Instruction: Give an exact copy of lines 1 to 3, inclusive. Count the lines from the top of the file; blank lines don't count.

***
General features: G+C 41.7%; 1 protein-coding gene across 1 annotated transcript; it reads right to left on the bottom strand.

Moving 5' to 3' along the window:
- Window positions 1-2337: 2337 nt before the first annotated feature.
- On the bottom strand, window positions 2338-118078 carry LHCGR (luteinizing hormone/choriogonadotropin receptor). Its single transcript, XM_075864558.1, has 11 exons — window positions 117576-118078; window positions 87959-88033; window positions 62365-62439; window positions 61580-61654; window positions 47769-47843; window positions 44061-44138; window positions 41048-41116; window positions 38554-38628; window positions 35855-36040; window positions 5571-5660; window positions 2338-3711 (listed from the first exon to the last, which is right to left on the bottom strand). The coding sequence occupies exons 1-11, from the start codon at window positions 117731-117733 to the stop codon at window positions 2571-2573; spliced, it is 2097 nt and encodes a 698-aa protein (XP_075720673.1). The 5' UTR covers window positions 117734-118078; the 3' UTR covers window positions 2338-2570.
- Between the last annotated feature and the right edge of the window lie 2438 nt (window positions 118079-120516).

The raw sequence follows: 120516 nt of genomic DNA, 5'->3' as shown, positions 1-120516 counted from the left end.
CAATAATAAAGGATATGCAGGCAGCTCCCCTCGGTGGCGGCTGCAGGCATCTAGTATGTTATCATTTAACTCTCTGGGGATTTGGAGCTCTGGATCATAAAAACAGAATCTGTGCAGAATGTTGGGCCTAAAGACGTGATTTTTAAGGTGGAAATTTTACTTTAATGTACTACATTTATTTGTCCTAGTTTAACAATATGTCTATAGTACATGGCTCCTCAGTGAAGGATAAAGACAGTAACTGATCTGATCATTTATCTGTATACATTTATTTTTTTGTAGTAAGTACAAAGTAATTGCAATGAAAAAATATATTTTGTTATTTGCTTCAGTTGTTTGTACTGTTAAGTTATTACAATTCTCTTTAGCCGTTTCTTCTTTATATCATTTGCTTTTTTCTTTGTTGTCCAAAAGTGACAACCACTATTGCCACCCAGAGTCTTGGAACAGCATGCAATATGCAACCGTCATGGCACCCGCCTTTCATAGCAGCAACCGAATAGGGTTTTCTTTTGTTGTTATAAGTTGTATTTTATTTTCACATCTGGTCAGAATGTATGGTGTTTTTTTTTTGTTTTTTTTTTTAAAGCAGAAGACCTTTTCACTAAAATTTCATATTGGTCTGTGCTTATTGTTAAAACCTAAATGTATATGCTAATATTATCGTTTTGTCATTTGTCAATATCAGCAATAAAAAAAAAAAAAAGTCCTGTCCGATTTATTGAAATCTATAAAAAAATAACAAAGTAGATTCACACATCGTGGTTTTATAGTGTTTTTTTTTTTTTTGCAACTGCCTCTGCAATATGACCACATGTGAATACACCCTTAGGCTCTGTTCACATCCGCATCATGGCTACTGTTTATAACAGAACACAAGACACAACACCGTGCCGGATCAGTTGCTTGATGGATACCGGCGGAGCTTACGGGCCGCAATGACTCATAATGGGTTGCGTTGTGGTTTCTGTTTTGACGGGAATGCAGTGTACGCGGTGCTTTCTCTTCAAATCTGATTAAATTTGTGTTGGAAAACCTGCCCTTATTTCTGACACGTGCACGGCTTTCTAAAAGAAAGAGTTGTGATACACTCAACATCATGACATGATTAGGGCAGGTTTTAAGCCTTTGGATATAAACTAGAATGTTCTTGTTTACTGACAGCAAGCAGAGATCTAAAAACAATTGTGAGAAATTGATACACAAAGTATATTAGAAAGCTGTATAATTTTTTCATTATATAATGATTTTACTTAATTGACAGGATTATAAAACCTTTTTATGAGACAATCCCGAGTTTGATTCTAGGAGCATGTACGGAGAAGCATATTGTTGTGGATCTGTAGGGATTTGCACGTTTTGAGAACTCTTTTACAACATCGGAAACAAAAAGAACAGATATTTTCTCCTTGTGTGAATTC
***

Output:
General features: G+C 41.7%; 1 protein-coding gene across 1 annotated transcript; it reads right to left on the bottom strand.

Moving 5' to 3' along the window:
- Window positions 1-2337: 2337 nt before the first annotated feature.